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|Is Mary’s performance part of a take-in?
Written by Robbin
(9/17/2010 2:43 p.m.)
in consequence of the missive, Losing patience with Mary, penned by Isabelle M
I don’t know how well Mary plays the harp beyond a peculiarly becoming taste and expression but I think it is clear she enjoys performing and she knows how to do it to affect. She tells Fanny and Edmund:
“I shall be most happy to play to you both,” said Miss Crawford; “at least as long as you can like to listen: probably much longer, for I dearly love music myself, and where the natural taste is equal the player must always be best off, for she is gratified in more ways than one.” (7)
Mary is a picture to look at too. She is so perfectly framed with her elegant harp against the landscape beyond the window that it is clear it was consciously arranged to display her equally elegant person during performances:
A young woman, pretty, lively, with a harp as elegant as herself, and both placed near a window, cut down to the ground, and opening on a little lawn, surrounded by shrubs in the rich foliage of summer, was enough to catch any man’s heart. (7)
That “there was something clever to be said at the close of every air” (7) could be just as contrived as the theater Mary has created for herself. I think performance is truly the correct description to describe Mary’s playing. Mary likes to have Edmund near her:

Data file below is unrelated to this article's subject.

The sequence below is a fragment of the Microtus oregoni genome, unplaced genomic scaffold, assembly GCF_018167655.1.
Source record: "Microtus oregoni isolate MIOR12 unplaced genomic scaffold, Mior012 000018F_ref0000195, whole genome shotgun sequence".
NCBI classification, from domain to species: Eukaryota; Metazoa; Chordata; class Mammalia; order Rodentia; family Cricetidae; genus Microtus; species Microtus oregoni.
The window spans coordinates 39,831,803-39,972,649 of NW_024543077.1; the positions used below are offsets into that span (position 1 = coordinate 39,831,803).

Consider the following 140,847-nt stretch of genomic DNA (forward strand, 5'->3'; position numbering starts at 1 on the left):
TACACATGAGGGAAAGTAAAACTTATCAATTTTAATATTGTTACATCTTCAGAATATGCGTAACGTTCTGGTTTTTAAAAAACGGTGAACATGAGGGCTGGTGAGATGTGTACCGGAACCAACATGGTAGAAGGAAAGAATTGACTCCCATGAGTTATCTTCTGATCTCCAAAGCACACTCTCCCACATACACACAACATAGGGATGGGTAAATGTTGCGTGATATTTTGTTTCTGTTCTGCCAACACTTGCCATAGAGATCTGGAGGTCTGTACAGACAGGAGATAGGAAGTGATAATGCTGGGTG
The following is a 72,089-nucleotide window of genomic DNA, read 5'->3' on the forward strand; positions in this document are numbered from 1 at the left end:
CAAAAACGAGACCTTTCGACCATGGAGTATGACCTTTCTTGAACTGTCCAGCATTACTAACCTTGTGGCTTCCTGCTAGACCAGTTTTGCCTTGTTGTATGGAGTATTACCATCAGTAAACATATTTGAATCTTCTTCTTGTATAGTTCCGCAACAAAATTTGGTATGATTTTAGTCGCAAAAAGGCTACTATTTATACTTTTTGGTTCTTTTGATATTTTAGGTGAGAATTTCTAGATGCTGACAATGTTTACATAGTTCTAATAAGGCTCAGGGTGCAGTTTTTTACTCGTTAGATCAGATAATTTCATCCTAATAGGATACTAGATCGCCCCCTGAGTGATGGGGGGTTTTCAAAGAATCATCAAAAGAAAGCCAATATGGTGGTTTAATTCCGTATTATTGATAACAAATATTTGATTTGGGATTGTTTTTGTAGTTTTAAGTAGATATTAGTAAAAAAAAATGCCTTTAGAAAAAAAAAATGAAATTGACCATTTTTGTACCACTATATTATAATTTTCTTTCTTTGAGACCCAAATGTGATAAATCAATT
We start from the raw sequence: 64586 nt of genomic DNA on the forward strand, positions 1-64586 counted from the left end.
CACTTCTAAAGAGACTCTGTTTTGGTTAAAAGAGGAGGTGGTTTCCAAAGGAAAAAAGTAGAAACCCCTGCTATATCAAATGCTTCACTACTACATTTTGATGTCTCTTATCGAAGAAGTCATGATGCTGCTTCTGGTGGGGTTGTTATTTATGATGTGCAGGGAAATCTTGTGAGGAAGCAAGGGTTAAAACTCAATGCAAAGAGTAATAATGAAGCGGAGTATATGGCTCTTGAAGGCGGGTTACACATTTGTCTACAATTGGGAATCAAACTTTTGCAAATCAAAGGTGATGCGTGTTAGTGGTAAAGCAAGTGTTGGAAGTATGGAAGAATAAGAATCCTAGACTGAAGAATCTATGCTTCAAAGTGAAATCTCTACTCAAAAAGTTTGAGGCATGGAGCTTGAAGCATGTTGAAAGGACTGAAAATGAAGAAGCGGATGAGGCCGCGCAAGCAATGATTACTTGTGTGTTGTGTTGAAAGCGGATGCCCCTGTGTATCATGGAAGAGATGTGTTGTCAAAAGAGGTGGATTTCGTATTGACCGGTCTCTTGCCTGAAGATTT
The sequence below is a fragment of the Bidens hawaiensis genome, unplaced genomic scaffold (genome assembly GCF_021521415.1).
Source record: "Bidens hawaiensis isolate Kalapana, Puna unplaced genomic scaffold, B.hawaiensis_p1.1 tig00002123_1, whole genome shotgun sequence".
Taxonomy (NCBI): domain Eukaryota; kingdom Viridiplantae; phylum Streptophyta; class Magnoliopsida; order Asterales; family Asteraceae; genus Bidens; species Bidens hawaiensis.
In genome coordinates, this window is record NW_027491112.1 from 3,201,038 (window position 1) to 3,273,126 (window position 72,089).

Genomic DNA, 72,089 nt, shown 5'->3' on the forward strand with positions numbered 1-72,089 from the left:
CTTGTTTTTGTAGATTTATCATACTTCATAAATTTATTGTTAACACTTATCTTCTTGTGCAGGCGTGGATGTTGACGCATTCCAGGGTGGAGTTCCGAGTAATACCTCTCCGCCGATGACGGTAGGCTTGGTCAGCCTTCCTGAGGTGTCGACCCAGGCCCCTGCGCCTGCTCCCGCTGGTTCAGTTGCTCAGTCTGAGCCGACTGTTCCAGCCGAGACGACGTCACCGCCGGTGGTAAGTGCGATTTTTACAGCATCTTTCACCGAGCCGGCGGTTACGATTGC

Edmund was at the Parsonage every day, to be indulged with his favourite instrument: one morning secured an invitation for the next; for the lady could not be unwilling to have a listener, and every thing was soon in a fair train. (7)
Inviting Edmund back to the parsonage every day to perform for him seems to be right in the neighborhood of encouragement. Is Mary trying, successfully, to draw Edmund in? If so is she just amusing herself because his elder brother is not present? Could Mary’s decision Tom would do very well for her add something to her lively concern for the location of her harp and spur her unreasonable, most impossible attempts to procure its transportation to MP. As soon as Mary knew the harp’s estimated arrival date she tried to entice Tom back to MP through his brother:
“Now, Mr. Bertram, if you write to your brother, I entreat you to tell him that my harp is come: he heard so much of my misery about it. And you may say, if you please, that I shall prepare my most plaintive airs against his return, in compassion to his feelings, as I know his horse will lose.” (6)
Mary may dearly love music and be as gratified in the act as in giving joy to others but there is a great deal of description about every facet of her performance and in JA so much description can indicate something more than the obvious is going on:
I shall be most happy to play to you both,” said Miss Crawford; “at least as long as you can like to listen: probably much longer, for I dearly love music myself, and where the natural taste is equal the player must always be best off, for she is gratified in more ways than one. (6)
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